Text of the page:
That's what he did, standing in the rain, getting sopping wet.  He walked right in front of my car, showing me just where to go and where to avoid, where the narrow path was that I needed to drive on, and where I would be on solid ground.

It is Advent, and suddenly I think about the promise that God will come.  I don't know why it is that I think it.  Maybe it's the dark night, or the figure with the light, walking ahead of me.  Maybe it's the mud, and all of the people getting stuck, that makes me think of God's humanity, the incarnation.  God came here to share all of it:  the mud, the rain, the icy cold, the darkness and the danger.  God came here to share all of it:  the fear of being lost, the pain of loneliness, of sorrow, of death:  and to redeem it.

It is Advent, and in the dark, muddy, rainy night all I can think of is Emmanuel.

God is with us.

Monday, December 7, 2015

A Culture of Grace

Names are important, I believe.  When I first learned, in junior high Latin class, that my name was also that of a Roman goddess (the goddess of the moon and the hunt, I was told), it had a positive effect on my self-esteem.  At least temporarily.  Some people are named on purpose, after parents and beloved grandparents, after screen stars and presidents.  Perhaps there are hopes involved.  Perhaps this child will be like grandpa Joe, or grandma Ellen; perhaps this child will be President someday, or swing a bat, or sing arias.

Names are important, I believe.  I love the name of my church:  Grace.  In fact, I think it is fair to say that I came here, at least in part, because they were a church named "Grace."   There were other reasons, of course:  they have an amazing pre-school, for one thing.  They love to study and said that they were hungry to learn more about God and faith.  They worship in different varieties.  They actually began a homeless ministry in their county.

And their name is "Grace".  Names are important.  When they were doing strategic planning, they had the name of their church listed as one of their strengths.  Because I believe that grace is the heart and the root of our faith, it is the one thing that we most have to share with the world, but it is somehow notoriously difficult to get ahold of.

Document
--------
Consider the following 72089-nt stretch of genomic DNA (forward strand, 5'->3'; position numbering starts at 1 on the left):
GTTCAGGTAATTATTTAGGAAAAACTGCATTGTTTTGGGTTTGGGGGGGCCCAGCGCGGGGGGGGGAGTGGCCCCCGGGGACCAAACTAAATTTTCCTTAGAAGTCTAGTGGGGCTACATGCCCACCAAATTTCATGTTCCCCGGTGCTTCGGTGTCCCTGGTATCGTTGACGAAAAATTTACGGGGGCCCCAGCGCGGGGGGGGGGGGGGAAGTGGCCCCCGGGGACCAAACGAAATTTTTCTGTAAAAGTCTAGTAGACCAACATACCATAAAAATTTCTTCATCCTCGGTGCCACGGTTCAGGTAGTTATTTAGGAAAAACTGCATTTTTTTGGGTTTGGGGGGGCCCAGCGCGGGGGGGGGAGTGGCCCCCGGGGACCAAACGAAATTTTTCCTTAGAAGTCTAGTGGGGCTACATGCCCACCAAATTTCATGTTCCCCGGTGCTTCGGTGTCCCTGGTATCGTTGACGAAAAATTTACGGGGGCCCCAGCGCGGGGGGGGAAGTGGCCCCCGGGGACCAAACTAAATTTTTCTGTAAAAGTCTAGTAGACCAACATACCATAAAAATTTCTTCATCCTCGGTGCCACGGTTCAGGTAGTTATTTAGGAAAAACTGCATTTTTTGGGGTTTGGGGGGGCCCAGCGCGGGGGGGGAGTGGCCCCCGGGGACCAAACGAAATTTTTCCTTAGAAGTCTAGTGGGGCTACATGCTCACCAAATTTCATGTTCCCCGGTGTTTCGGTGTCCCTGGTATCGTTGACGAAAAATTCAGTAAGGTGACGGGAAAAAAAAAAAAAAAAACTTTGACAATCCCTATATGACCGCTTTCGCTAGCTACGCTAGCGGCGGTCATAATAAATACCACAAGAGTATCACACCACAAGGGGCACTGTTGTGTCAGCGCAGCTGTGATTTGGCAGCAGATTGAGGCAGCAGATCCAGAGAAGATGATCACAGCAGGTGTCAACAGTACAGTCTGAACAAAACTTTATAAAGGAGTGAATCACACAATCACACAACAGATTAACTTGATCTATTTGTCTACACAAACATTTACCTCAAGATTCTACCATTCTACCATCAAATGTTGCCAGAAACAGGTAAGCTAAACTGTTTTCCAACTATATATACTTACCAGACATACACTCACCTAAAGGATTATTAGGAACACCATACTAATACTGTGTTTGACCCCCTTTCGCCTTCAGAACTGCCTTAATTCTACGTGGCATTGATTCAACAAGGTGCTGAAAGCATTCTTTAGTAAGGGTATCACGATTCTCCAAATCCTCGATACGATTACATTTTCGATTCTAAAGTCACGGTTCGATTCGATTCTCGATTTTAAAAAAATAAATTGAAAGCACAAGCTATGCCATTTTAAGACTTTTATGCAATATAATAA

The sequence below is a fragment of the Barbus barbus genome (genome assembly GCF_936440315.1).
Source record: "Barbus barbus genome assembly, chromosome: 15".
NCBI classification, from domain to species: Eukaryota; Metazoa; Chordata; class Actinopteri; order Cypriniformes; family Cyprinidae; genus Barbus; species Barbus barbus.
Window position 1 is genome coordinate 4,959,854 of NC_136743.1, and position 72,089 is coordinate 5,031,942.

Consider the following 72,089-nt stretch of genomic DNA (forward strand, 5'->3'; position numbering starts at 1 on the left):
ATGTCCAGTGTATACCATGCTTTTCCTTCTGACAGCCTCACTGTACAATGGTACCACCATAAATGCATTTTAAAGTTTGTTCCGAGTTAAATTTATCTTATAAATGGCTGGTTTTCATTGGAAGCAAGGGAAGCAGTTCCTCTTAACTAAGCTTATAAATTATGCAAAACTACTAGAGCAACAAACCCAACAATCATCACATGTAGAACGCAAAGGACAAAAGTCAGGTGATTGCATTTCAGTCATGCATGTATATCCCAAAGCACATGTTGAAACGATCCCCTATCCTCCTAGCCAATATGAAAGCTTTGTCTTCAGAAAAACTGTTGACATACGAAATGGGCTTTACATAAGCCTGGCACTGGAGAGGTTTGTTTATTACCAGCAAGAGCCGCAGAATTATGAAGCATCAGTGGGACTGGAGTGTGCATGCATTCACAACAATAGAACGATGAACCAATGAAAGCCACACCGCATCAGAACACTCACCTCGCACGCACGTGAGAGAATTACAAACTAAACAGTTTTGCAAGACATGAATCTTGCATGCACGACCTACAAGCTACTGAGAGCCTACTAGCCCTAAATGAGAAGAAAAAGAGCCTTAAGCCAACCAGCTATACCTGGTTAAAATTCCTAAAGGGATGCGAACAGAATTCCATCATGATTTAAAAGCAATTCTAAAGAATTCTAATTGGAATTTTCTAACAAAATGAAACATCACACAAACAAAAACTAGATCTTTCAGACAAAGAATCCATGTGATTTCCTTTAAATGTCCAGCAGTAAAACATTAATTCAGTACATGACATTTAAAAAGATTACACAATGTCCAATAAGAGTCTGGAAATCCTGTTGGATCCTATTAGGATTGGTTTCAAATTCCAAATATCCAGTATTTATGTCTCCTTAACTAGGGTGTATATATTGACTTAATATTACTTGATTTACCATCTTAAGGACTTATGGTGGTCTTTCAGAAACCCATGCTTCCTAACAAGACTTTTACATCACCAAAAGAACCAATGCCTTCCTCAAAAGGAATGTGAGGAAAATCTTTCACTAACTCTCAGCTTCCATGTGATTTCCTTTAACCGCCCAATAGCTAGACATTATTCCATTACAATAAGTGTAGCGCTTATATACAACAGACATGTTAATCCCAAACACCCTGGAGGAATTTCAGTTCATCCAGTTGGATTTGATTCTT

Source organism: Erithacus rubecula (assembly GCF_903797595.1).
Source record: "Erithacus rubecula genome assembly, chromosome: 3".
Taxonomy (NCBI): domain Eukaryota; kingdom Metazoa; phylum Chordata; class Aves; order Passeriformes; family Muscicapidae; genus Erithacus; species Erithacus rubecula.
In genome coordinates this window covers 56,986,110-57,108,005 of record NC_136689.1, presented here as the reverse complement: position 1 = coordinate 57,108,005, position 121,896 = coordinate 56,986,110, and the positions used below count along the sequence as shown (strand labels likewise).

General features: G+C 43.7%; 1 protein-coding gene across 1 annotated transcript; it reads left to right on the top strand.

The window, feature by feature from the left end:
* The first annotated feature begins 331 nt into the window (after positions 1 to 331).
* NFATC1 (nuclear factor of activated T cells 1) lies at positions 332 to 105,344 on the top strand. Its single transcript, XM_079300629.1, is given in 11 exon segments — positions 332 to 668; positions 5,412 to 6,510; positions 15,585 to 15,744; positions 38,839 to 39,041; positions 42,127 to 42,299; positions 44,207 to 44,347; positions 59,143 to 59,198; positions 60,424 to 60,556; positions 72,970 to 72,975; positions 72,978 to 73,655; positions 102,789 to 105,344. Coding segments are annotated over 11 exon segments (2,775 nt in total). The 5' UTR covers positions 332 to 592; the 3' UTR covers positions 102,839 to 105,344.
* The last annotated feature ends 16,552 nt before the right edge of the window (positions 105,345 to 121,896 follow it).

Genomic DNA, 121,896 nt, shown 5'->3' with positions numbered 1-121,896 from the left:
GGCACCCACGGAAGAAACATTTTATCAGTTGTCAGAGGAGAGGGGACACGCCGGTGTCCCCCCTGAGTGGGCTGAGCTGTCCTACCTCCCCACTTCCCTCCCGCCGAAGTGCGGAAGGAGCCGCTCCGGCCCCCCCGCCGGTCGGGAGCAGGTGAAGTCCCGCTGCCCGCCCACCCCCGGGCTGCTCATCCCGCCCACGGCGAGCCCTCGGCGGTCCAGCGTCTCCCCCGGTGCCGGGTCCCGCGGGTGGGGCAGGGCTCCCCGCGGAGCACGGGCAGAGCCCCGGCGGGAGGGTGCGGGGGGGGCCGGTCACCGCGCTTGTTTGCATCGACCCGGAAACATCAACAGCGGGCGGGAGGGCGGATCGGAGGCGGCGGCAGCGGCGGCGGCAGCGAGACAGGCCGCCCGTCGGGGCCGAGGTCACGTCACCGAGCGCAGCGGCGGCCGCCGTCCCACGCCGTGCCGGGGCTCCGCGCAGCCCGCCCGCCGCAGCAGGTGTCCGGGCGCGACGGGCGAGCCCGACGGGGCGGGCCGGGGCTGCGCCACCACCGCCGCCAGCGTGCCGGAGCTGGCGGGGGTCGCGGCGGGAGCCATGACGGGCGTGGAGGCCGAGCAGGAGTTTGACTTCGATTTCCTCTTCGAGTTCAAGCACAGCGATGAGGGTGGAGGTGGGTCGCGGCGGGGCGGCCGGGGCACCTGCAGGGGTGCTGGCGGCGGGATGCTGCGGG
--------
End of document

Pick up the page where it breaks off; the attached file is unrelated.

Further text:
What is grace?  What does it look like?  What would it be like to actually practice grace, the grace of God?

I have been thinking about this lately, because I am thinking about culture and strategy, strategy and culture.  Pretty soon, we will start developing a strategy:  where do we want to go, and how do we want to get there?  What will be the steps along the way?  And I can't shake the idea that the name of my congregation is "Grace", and that this name is a strength.  But what does it look like?  And what does it tell us?

Maybe the question before strategy is this one:  who are we, and who do we  WANT to be?  Are we gracious?  Do we want to grow in grace, and in graciousness?  What does that even look like?  Is it just 'being nice'?  Is it biting your tongue and remaining silent?

What does grace look like, in a community of faith?

I can't help thinking about something Nadia Bolz-Weber said, about her church, "House of All Sinners and Saints."  She says to every group who wants to join, that there will be a point where the church, or someone in the church, will hurt them, or disappoint them.  Or, there will be a point when you will be the one who hurts or disappoints someone else.  At that point, she says, please do not walk away and leave.  Because if you do, you will miss the grace of God, the power of forgiveness and reconciliation.

That's what she said, or something like it.  And I thought -- this is true, but it is so hard.  There are times when it is true, we need to walk away.  But there are other times, times when someone has disappointed us, or we have disappointed someone else.  There are times when we have hurt one another, but instead of turning away, we have said:  "I'm sorry."  "I forgive you."

And that is Grace.

It is:  I don't agree with you, but you are my sister, and I love you.
It is:  You have hurt me, but I forgive you, and I still want to serve God together.
It is:  I have screwed up and failed and crashed and burned, and you have given me another chance.

Is that who we are?  Is that who we want to be?

Names are important.

I believe.